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Publication numberUS2889646 A
Publication typeGrant
Publication dateJun 9, 1959
Filing dateNov 7, 1957
Priority dateNov 7, 1957
Publication numberUS 2889646 A, US 2889646A, US-A-2889646, US2889646 A, US2889646A
InventorsBodtke Richard E, Matthias Alan R
Original AssigneeBodtke Richard E, Matthias Alan R
Export CitationBiBTeX, EndNote, RefMan
External Links: USPTO, USPTO Assignment, Espacenet
Photograph mount
US 2889646 A
Abstract  available in
Previous page
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Claims  available in
Description  (OCR text may contain errors)

June 9, 1959 A. R. MATTHIAS ETAL 2,

PHOTOGRAPH MOUNT Filed Nov. 7, 1957 v 2 Sheets-Sheet' 1 INVENTOR BY W02 Q 3 ATTORNEYS A. R. MATTHIAS ET AL 2,889,646

June 9, 1959 PHOTOGRAPH MOUNT 2 Sheets-Sheet 2 Filed. Nov. '7, 1957 INVENTOR 41w 1]. M iii/ d lfiazwl'dlfi'adjg WW d-1mm v ATTORNEYS 2,889,646 PHOTOGRAPH MOUNT Alan R. Matthias and Richard E. Bodtke, Glenolden, Pa.

Application November 7, 1957, Serial No. 694,974 1 Claim. (Cl. 40-159) The present invention relates in general to photographic picture mounts and framing devices, and more particularly to foldable cardboard picture mounts of the easel type.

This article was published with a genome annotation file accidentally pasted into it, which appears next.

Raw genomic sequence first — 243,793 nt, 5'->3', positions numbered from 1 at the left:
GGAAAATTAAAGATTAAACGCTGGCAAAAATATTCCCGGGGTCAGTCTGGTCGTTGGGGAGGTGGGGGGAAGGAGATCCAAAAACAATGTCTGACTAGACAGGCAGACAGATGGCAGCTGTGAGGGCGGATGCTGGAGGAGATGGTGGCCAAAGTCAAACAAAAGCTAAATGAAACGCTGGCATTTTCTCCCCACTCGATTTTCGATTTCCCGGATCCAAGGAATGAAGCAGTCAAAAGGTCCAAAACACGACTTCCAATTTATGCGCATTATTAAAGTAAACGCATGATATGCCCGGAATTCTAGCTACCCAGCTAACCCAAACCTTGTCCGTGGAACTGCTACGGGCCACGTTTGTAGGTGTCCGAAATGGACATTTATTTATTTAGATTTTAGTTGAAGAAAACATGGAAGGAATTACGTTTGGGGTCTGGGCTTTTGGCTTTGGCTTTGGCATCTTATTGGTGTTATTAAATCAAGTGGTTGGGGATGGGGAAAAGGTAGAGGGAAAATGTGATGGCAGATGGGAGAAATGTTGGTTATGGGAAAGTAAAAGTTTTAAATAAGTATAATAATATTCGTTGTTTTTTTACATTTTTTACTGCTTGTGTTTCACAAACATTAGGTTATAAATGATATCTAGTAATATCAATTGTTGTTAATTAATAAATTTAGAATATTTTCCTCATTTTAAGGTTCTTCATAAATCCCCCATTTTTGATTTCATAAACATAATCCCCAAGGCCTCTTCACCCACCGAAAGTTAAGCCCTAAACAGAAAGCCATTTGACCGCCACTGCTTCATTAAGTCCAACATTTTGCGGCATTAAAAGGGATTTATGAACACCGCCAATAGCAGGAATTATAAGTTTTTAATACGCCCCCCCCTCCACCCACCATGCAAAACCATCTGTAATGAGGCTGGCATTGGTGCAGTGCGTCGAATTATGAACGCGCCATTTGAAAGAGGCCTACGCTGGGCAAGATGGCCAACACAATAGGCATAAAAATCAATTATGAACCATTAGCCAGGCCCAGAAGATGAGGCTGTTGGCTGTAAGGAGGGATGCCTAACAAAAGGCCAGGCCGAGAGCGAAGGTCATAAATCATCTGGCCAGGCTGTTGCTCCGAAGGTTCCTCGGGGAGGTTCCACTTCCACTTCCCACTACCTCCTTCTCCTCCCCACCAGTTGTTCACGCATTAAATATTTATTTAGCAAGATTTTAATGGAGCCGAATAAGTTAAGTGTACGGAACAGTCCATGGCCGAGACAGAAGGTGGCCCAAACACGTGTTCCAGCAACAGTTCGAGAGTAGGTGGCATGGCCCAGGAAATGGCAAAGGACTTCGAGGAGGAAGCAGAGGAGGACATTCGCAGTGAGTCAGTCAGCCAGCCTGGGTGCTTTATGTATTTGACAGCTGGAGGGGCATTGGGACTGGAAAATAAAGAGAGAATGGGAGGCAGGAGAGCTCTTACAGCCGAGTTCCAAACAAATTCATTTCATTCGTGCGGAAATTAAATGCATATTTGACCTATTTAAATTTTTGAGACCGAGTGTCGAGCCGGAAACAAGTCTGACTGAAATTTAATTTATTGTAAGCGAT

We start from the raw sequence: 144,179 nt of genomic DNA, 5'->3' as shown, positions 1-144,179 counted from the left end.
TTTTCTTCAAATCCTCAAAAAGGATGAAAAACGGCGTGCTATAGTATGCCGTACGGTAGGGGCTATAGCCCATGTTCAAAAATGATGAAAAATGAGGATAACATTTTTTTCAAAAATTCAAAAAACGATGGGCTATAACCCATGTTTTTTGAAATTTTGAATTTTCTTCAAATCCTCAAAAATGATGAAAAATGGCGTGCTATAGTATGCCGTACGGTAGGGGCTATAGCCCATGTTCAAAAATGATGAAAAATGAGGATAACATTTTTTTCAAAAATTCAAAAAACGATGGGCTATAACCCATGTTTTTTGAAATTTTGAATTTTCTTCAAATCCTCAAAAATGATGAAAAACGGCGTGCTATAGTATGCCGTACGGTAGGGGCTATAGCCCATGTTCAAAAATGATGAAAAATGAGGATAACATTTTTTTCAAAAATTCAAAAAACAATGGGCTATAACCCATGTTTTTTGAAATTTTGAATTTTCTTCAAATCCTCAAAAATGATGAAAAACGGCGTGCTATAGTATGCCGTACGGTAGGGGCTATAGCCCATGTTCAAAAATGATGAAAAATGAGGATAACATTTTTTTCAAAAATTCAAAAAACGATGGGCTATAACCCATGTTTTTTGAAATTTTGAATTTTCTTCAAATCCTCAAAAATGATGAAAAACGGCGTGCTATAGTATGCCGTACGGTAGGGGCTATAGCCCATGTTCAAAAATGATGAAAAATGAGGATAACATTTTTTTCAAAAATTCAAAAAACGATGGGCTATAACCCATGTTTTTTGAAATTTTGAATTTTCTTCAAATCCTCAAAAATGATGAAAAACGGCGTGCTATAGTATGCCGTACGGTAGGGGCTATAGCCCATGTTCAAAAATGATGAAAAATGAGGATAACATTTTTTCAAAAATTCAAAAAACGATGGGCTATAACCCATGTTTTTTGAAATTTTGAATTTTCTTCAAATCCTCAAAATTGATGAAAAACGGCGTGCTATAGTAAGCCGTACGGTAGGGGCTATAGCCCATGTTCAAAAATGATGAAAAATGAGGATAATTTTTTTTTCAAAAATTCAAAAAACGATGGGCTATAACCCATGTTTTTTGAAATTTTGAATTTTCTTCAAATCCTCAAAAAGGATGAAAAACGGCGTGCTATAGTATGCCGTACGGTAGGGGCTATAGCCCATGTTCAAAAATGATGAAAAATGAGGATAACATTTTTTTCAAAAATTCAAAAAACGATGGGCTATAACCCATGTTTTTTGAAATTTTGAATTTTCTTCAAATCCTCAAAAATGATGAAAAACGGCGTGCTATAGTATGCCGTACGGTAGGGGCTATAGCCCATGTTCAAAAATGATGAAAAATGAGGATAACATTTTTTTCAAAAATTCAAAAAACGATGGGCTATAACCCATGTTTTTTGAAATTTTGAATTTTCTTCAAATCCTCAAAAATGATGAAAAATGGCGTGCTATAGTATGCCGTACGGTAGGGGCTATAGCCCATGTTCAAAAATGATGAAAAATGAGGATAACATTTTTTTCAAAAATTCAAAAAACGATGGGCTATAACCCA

Heretofore, photographic mounts constructed from cardboard or like materials, as opposed to rigid glass covered picture frames of wood or metal, have been constructed in two basic types. One of these is the so-called book folder type, wherein a rectangular cardboard blank is scored mid-way of its length to provide hinged front and back panels which fold about the score line in a form resembling a book cover, the back panel being provided with a separate cardboard mat or frame which is adhered to the back panel along the upper edge of the frame and is provided with a rectangular opening through which the photograph may be viewed. The other conventional variety of photograph mount is of the easel type, wherein an elongated rectangular blank is scored transversely at two intermediate points to define a central back panel to the opposite ends of which are hinged a coextensive cover flap and a pointed tab adapted to be inserted into a slit formed intermediate the ends of the cover flap to retain the parts in the form of an upstanding triangular folder with the inner surface of the backing panel exposed. A separate apertured mat or frame identical to the mat or frame used in the book folder type is adhered to the inner surface of the backing panel to frame the photograph.